As promised, here is an excerpt from the Tad Williams interview I did for the summer issue of Gryphonwood Press. The questions were selected from those that were submitted to me by readers. So here is a little sample of what the interview looks like.
Enjoy!;-) And stay tuned for more!!!
Tad Williams Interview
What would you say was the hardest part of the entire process involved in the writing of both Memory, Sorrow and Thorn and Otherland? Where did you get the initial idea that drove you to create both series in the first place?
The hardest part of any long-story process is staying as excited as you were when you began. This often means new characters, plot-twists, all kinds of things that keep you interested and creative as a writer and (one hopes) have the same sort of effect on the readers.
OTHERLAND came from me actually working with VR, and getting interested not just in the thing itself, but where it might go in time. That coupled with my love of story-telling made for an immediate creative buzz, and the story evolved from there. MS&T had a more complicated derivation, but sprung up in part because I had read so much BAD post-Tolkienian epic fantasy, yet still had a fondness for the genre, and said, "Okay, so put your money where your mouth is. Write one yourself."
What authors have had the biggest influence on you?
Tolkien, Ray Bradbury, Thomas Pynchon, John Updike, Theodore Sturgeon, Fritz Leiber, Barbara Tuchman, Ursula LeGuin, Charles Dickens, Michael Moorcock, Kurt Vonnegut, Phillip K. Dick, to name a few. Oh, T. H. White, of course. P. G. Wodehouse. Anthony Burgess and Harlan Ellisoni. Evelyn Waugh. Terry Southern. Hunter S. Thompson.
What lesser known fantasy/science fiction authors would you like to recommend to our readers?
Many of the older ones who are dangerously unread now, I think. All those mentioned above -- especially Leiber, whose work seems to be falling out of common knowledge. I hope not. And Dunsany, and Mervyn Peake.
You've spent your entire career with Daw Books. You have undoubtedly received offers from bigger publishers over the years. What made you remain with the publisher that gave you your first chance?
Loyalty and, of course, satisfaction with the job they've done. Plus, I like to work with people that I know and care about, and being with a company like DAW has the added benefit that since my publishers ARE the company, the chances are that as long as we're all alive, we'll work together. I don't have to worry about my favorite editor suddenly disappearing to another company. Also, we're good friends now, and I'd rather work with friends any old day.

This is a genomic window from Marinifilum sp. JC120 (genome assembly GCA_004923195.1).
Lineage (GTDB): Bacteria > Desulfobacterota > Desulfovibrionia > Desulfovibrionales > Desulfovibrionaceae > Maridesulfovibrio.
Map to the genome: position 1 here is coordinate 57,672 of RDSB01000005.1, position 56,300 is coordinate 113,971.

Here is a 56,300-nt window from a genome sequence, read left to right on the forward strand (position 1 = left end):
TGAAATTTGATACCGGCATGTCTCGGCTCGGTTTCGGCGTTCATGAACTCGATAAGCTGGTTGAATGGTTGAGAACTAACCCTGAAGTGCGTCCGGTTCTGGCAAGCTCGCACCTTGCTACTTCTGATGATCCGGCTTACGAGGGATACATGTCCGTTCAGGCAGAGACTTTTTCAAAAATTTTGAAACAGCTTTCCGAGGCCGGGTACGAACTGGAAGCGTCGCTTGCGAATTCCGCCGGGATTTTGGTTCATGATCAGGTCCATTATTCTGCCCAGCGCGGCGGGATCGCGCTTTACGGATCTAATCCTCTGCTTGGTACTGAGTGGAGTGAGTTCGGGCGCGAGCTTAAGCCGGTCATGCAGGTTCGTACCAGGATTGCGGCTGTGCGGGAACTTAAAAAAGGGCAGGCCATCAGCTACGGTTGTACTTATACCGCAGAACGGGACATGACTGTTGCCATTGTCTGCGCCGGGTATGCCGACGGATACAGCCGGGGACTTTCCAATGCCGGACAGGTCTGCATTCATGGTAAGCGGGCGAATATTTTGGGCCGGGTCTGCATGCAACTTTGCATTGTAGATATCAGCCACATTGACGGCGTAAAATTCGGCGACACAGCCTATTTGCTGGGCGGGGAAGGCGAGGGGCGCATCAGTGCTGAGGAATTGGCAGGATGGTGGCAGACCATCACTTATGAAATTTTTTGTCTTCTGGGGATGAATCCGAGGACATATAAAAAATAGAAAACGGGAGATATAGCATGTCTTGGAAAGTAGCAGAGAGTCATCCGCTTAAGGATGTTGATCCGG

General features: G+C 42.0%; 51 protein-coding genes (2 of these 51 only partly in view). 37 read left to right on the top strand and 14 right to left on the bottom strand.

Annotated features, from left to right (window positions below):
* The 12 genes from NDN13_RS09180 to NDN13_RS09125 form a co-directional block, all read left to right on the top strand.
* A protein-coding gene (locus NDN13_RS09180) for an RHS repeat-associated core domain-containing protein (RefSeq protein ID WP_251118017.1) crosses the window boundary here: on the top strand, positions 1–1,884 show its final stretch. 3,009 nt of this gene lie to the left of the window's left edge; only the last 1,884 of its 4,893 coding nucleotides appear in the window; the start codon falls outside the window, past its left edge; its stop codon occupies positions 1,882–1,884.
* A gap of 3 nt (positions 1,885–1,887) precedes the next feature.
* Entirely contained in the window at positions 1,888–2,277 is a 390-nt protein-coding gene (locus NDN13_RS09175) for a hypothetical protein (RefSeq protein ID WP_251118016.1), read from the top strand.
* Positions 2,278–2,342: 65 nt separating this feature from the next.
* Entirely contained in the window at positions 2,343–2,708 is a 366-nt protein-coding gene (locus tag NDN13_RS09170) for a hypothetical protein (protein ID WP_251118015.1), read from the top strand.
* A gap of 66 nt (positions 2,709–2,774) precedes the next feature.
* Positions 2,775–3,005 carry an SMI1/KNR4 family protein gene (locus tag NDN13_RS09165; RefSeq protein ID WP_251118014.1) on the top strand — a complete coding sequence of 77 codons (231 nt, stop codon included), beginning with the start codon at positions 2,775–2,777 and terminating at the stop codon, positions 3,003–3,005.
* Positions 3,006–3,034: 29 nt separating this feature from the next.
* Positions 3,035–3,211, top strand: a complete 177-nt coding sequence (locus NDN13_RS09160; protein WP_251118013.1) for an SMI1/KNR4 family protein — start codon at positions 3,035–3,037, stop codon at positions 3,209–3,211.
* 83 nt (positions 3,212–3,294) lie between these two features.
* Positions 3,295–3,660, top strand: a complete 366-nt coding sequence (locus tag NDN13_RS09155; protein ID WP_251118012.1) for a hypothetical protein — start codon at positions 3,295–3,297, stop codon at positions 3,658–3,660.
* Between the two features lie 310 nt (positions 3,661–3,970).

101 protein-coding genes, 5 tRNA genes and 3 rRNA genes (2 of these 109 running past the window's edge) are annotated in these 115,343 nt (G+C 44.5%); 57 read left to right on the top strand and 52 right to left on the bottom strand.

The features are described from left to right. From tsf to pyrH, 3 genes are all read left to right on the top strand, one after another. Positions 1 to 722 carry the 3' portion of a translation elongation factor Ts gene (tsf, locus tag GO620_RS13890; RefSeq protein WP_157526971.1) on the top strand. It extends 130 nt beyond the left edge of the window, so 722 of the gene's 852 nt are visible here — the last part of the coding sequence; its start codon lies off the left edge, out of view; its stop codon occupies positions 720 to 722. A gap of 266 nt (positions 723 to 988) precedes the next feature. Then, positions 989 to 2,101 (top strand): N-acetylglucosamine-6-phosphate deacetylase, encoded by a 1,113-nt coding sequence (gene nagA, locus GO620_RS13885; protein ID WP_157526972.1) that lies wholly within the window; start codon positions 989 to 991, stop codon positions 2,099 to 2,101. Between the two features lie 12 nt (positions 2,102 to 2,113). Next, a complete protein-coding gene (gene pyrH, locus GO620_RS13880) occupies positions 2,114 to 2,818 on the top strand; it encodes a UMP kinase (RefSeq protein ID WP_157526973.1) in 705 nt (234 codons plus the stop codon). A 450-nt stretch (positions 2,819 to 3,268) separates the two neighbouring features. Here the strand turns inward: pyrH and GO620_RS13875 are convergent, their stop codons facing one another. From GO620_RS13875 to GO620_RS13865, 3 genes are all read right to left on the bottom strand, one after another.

You have been acknowledge as one of the best writers in the genre? Where do you think you stand in the fantasy field?
That's tough to say. Based strictly on my own judgement and what I read in the field, I think I'm pretty good, and more than that, I'm pretty serious about what I do. Where do I stand? Who knows? But I think at least some of my work will be read after I've popped my clogs (as my British in-laws say, meaning "died") and that's about all you can ask for. Well, that and incredible riches to enjoy during your lifetime, but I don't want to be greedy.
Is a World Fantasy Award something you covet?
I'd take one, yeah, with pleasure, but I don't covet anything in this world except a monkey I could train to ride in a little saddle on the back of our over-excitable poodle. I've always been a little disappointed I haven't been nominated for a WFA, but not shocked: I didn't make my way into the field through the normal small-universe route, through the magazines and so on, and I write for an American publisher which doesn't get the respect it deserves. Also, I am predominantly (although not entirely fairly) known for writing what's considered to be the most commercial (and I suppose least artistic) part of the genre, epic fantasy. So, like I said, disappointed but not shocked.
Initially, Shadowmarch was to be an ongoing series available on the web. What made you change your mind and decide to actually write it as a hard copy? Were the difficulties inherent to an internet-based project responsible for your change of mind?
I wrote and published what amounted to the first volume online, but realized that I couldn't afford to keep doing that after the first year -- we didn't make enough money, and I had to write another book (WAR OF THE FLOWERS) at the same time. That said, I still wanted to finish the story, so moving it to regular book form made sense. I loved doing the online serial version, though, and would like to do something like that again someday.
What's the progress report pertaining to the second volume? Tentative title, release date, etc?
I don't have anything like a release date -- I would hope a year from now at the very latest. I'm well into the second volume, but I lost several working months this fall to travel and other things, so I'm not as far along as I'd like to be.
Are you working on A Chronicle in Stone (short stories set in Osten Ard) while writing Shadowmarch, or has this project been postponed?
That project has been postponed for a while, but definitely not forgotten. I hadn't intended to do SHADOWMARCH until the events above -- the needing to finish the SHADOWMARCH story -- changed my plans for what I'd be doing the next couple of years.
This is probably the most asked question of all. Are there any definite plans to write a sequel to Memory, Sorrow and Thorn following Shadowmarch?
Other than the Osten Ard short stories, no. But I have learned never to say "never." (Or "spendiferous", for that matter, because it doesn't sound, y'know, manly.)